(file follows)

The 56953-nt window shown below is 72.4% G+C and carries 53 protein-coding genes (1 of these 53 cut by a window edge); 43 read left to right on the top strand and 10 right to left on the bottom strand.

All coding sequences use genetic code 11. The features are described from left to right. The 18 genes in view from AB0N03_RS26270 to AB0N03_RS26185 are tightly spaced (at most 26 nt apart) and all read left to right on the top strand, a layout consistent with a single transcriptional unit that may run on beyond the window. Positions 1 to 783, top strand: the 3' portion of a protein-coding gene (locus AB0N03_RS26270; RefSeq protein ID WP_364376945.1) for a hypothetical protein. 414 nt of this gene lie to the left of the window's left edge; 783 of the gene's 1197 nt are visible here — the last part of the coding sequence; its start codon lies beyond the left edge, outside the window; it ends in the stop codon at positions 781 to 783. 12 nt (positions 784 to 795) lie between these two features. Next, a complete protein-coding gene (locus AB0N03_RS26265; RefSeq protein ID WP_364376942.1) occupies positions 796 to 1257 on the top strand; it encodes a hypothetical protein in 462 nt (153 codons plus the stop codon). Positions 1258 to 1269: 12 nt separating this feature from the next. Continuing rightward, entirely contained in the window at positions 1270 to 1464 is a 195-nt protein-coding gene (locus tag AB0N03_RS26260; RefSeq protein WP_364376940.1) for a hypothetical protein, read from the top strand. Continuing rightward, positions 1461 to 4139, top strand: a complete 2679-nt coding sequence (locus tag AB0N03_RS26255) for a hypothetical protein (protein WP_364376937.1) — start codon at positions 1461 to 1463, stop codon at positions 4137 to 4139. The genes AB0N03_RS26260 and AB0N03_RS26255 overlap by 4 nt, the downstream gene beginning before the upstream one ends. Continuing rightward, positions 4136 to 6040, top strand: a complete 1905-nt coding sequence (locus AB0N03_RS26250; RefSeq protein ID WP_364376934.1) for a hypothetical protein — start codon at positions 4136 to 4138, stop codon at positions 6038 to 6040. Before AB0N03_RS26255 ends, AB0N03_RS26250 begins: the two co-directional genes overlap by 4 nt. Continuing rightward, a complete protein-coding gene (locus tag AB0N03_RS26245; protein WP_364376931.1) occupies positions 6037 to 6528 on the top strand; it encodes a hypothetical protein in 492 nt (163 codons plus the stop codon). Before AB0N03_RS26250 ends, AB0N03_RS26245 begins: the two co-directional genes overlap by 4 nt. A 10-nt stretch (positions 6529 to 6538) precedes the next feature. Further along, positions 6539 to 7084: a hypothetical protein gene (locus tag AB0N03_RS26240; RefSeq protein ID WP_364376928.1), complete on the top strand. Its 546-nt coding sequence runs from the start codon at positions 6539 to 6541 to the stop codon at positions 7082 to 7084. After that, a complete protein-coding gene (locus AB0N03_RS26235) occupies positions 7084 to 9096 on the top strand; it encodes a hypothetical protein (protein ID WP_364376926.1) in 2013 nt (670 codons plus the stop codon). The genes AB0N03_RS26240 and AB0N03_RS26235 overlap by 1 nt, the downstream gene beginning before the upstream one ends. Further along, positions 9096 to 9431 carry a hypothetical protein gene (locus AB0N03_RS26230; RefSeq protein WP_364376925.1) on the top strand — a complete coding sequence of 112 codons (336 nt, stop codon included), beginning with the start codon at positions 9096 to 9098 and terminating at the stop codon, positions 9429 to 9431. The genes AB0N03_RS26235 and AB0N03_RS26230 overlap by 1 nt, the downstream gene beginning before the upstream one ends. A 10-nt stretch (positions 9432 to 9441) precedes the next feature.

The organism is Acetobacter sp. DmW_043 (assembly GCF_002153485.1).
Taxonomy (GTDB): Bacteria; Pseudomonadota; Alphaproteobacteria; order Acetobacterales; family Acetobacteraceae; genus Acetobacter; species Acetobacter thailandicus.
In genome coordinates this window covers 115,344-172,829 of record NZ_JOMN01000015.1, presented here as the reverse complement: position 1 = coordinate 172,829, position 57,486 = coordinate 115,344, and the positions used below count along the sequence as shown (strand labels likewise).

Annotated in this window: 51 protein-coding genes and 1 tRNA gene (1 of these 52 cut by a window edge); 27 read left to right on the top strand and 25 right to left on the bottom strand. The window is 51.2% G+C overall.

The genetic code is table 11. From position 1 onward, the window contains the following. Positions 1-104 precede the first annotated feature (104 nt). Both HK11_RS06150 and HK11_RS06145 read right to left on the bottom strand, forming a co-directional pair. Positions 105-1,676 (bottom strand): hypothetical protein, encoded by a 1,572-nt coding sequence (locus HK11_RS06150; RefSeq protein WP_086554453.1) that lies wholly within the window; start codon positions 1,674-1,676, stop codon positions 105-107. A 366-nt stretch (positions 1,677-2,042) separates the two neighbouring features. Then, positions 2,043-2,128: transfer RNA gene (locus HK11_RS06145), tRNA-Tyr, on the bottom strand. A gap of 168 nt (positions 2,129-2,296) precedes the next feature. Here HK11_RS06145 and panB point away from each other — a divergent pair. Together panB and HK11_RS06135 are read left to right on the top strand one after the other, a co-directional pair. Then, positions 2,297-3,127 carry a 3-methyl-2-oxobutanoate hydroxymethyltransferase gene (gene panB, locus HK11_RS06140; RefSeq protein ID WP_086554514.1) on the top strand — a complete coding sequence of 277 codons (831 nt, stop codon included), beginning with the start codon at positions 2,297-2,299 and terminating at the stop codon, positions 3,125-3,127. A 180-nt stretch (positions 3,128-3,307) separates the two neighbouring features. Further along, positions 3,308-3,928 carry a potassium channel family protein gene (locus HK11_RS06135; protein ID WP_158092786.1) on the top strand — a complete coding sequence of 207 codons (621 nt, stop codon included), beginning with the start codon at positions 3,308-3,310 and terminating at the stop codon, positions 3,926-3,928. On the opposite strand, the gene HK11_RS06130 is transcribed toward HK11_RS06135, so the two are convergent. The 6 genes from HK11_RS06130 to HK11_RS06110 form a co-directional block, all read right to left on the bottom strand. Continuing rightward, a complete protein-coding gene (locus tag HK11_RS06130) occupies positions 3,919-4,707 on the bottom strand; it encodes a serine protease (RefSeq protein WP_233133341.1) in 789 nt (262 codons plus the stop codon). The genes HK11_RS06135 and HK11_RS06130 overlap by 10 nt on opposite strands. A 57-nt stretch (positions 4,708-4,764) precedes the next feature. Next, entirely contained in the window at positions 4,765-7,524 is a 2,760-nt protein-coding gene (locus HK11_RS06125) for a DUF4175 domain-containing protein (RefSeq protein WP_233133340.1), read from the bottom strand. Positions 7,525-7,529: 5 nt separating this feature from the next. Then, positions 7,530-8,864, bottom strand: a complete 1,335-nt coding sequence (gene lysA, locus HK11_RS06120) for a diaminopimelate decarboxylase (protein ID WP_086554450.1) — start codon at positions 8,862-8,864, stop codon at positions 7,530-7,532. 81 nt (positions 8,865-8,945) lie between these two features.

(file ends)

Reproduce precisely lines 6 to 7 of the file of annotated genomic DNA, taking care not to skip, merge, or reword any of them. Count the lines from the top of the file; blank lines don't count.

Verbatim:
Annotated in this window: 51 protein-coding genes and 1 tRNA gene (1 of these 52 cut by a window edge); 27 read left to right on the top strand and 25 right to left on the bottom strand. The window is 51.2% G+C overall.

The genetic code is table 11. From position 1 onward, the window contains the following. Positions 1-104 precede the first annotated feature (104 nt). Both HK11_RS06150 and HK11_RS06145 read right to left on the bottom strand, forming a co-directional pair. Positions 105-1,676 (bottom strand): hypothetical protein, encoded by a 1,572-nt coding sequence (locus HK11_RS06150; RefSeq protein WP_086554453.1) that lies wholly within the window; start codon positions 1,674-1,676, stop codon positions 105-107. A 366-nt stretch (positions 1,677-2,042) separates the two neighbouring features. Then, positions 2,043-2,128: transfer RNA gene (locus HK11_RS06145), tRNA-Tyr, on the bottom strand. A gap of 168 nt (positions 2,129-2,296) precedes the next feature. Here HK11_RS06145 and panB point away from each other — a divergent pair. Together panB and HK11_RS06135 are read left to right on the top strand one after the other, a co-directional pair. Then, positions 2,297-3,127 carry a 3-methyl-2-oxobutanoate hydroxymethyltransferase gene (gene panB, locus HK11_RS06140; RefSeq protein ID WP_086554514.1) on the top strand — a complete coding sequence of 277 codons (831 nt, stop codon included), beginning with the start codon at positions 2,297-2,299 and terminating at the stop codon, positions 3,125-3,127. A 180-nt stretch (positions 3,128-3,307) separates the two neighbouring features. Further along, positions 3,308-3,928 carry a potassium channel family protein gene (locus HK11_RS06135; protein ID WP_158092786.1) on the top strand — a complete coding sequence of 207 codons (621 nt, stop codon included), beginning with the start codon at positions 3,308-3,310 and terminating at the stop codon, positions 3,926-3,928. On the opposite strand, the gene HK11_RS06130 is transcribed toward HK11_RS06135, so the two are convergent. The 6 genes from HK11_RS06130 to HK11_RS06110 form a co-directional block, all read right to left on the bottom strand. Continuing rightward, a complete protein-coding gene (locus tag HK11_RS06130) occupies positions 3,919-4,707 on the bottom strand; it encodes a serine protease (RefSeq protein WP_233133341.1) in 789 nt (262 codons plus the stop codon). The genes HK11_RS06135 and HK11_RS06130 overlap by 10 nt on opposite strands. A 57-nt stretch (positions 4,708-4,764) precedes the next feature. Next, entirely contained in the window at positions 4,765-7,524 is a 2,760-nt protein-coding gene (locus HK11_RS06125) for a DUF4175 domain-containing protein (RefSeq protein WP_233133340.1), read from the bottom strand. Positions 7,525-7,529: 5 nt separating this feature from the next. Then, positions 7,530-8,864, bottom strand: a complete 1,335-nt coding sequence (gene lysA, locus HK11_RS06120) for a diaminopimelate decarboxylase (protein ID WP_086554450.1) — start codon at positions 8,862-8,864, stop codon at positions 7,530-7,532. 81 nt (positions 8,865-8,945) lie between these two features.